Sherly Armstrong adopted Thunder after he recovered from the bullet wounds and has given him a new life. On Armstrong’s Facebook page Thunder can be seen with a healthy lustrous coat smiling for the camera and passionately playing fetch.

Reacting to Smith’s punishment, Armstrong simply said, “Katie in my opinion was NOT punished. If anything, she was rewarded.” When Judge Brennan announced Smith’s sentencing, Armstrong said she was in “absolute shock.” She said  her “hands were shaking, my heart pounding, tears sprang out of my eyes.”

Armstrong said the Mendocino County District Attorney’s Office did an “exemplary job” in their prosecution of Katie Rhiannon Smith for her abuse of Thunder, especially Deputy District Attorney Josh Rosenfeld and the Adult Probation Department. From the opening statement, Armstrong said she “had a positive feeling there would be a proper outcome.” Armstrong said Rosenfeld would always refer to the victim as “Thunder” and not “the dog” as Smith’s public defender did many times throughout the trial.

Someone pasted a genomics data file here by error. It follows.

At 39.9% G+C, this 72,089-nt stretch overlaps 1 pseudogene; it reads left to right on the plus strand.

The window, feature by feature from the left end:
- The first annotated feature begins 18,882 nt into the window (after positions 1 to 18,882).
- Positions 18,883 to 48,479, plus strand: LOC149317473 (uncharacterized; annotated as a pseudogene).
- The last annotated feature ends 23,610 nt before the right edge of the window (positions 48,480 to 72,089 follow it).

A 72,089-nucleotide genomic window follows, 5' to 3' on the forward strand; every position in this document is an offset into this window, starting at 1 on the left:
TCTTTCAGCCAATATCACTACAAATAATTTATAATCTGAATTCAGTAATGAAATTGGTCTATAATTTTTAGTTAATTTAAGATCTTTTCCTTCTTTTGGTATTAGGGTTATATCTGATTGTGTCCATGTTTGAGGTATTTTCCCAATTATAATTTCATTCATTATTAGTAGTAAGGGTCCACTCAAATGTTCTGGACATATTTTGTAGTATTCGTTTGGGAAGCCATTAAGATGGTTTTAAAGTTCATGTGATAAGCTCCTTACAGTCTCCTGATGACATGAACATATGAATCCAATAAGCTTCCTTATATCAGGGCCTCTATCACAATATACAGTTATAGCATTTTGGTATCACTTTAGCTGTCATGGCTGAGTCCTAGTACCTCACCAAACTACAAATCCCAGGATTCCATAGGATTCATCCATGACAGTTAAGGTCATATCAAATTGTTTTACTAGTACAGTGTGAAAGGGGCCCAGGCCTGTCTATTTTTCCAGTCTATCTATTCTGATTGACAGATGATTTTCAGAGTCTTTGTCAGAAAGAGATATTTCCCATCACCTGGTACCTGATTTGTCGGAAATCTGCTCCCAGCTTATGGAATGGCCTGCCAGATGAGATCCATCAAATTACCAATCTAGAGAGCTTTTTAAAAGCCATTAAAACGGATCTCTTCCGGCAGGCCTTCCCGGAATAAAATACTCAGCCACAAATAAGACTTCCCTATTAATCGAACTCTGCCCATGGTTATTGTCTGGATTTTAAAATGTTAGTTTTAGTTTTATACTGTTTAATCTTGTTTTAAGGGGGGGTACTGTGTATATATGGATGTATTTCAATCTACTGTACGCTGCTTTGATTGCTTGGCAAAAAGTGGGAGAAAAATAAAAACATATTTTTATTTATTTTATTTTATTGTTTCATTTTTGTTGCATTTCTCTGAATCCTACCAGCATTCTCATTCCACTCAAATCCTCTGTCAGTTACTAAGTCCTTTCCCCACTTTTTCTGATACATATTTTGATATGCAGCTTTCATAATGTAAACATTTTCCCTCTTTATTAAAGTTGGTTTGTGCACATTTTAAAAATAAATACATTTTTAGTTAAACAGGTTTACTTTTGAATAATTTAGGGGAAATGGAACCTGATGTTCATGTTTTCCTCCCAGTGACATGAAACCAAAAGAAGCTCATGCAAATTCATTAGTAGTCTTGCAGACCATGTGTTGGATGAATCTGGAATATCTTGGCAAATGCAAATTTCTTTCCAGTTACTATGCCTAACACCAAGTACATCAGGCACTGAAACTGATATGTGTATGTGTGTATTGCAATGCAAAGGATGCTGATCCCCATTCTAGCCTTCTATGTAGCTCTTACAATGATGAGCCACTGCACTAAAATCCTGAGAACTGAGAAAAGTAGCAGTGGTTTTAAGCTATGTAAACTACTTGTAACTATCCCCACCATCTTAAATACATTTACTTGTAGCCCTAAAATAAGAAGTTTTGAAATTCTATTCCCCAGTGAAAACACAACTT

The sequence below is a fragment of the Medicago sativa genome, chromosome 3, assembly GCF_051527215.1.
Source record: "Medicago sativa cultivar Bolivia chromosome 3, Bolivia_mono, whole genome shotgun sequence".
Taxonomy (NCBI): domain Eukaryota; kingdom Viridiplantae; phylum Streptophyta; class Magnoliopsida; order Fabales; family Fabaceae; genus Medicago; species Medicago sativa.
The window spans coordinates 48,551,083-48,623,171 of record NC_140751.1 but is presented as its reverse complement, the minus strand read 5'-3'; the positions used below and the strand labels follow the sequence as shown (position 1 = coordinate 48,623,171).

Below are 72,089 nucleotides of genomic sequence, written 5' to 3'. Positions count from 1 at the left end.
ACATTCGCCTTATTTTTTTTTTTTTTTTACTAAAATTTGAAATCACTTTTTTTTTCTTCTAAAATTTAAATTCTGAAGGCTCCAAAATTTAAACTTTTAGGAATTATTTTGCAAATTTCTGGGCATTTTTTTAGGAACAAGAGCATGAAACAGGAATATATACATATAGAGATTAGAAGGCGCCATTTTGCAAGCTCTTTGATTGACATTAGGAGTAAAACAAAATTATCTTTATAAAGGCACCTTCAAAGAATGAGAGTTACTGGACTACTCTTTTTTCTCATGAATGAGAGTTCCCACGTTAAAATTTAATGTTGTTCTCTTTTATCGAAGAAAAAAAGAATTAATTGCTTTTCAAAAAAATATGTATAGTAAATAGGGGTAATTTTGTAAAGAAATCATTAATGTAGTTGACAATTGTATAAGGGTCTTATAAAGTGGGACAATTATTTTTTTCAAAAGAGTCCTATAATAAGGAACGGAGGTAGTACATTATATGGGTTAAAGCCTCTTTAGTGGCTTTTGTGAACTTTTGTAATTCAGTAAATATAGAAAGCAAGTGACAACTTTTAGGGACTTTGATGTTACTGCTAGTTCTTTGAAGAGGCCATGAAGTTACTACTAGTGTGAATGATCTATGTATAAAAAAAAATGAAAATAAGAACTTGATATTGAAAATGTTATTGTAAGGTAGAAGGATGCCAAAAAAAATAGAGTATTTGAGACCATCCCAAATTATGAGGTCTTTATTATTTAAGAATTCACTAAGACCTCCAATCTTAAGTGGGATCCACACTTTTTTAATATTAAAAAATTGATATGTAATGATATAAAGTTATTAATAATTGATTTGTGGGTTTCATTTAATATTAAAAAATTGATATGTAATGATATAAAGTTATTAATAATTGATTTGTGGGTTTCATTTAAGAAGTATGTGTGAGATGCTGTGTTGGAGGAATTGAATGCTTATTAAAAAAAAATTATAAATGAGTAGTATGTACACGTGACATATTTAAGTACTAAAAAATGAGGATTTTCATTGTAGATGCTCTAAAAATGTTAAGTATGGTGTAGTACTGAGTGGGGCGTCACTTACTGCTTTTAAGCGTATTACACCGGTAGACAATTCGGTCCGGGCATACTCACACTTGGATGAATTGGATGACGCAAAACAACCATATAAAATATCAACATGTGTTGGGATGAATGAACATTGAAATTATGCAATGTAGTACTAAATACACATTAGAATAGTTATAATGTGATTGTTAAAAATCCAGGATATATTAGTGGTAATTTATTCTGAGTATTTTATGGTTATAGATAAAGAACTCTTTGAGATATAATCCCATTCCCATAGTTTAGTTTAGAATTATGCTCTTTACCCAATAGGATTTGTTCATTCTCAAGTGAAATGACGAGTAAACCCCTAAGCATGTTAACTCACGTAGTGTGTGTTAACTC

According to Armstrong, at the beginning of the trial Judge Brenna said he had received more letters than any other case he has been on. He characterized the letters as written by “animal rights activists” and Armstrong felt he said it “in a negative way.” Armstrong again noticed Judge Brennan’s language surrounding Thunder’s supporters later on in the proceedings when he called the supporters “Thunder’s Fan Club” which she perceived as trying to “cheapen them.” Armstrong said Judge Brennan made it point to say that  because the people who wrote the letters did not have all the information and evidence, therefore were not valid.”

Armstrong recounted Judge Brennan’s reading of Smith’s letter that described why she had attempted to euthanize Thunder. In the letter, Armstrong said Smith claimed Thunder bit her, her husband, and her children. The letter described the Smith family becoming isolated because they could no longer have friends due to Thunder. Smith wrote that Thunder would urinate and defecate in her home.